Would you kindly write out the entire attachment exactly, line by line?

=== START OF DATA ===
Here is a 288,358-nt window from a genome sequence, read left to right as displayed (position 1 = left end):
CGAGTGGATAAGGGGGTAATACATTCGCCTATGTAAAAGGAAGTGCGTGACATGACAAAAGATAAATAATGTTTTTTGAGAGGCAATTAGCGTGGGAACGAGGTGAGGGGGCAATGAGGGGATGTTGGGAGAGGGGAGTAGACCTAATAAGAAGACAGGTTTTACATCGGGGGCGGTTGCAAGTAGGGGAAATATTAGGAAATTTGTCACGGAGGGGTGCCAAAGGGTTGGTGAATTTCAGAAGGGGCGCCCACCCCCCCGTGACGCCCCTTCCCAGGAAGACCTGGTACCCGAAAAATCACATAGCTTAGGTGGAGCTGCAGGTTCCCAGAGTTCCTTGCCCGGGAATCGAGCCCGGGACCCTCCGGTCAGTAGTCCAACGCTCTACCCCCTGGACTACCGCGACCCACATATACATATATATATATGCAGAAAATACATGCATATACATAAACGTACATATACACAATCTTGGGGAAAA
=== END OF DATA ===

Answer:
Here is a 288,358-nt window from a genome sequence, read left to right as displayed (position 1 = left end):
CGAGTGGATAAGGGGGTAATACATTCGCCTATGTAAAAGGAAGTGCGTGACATGACAAAAGATAAATAATGTTTTTTGAGAGGCAATTAGCGTGGGAACGAGGTGAGGGGGCAATGAGGGGATGTTGGGAGAGGGGAGTAGACCTAATAAGAAGACAGGTTTTACATCGGGGGCGGTTGCAAGTAGGGGAAATATTAGGAAATTTGTCACGGAGGGGTGCCAAAGGGTTGGTGAATTTCAGAAGGGGCGCCCACCCCCCCGTGACGCCCCTTCCCAGGAAGACCTGGTACCCGAAAAATCACATAGCTTAGGTGGAGCTGCAGGTTCCCAGAGTTCCTTGCCCGGGAATCGAGCCCGGGACCCTCCGGTCAGTAGTCCAACGCTCTACCCCCTGGACTACCGCGACCCACATATACATATATATATATGCAGAAAATACATGCATATACATAAACGTACATATACACAATCTTGGGGAAAA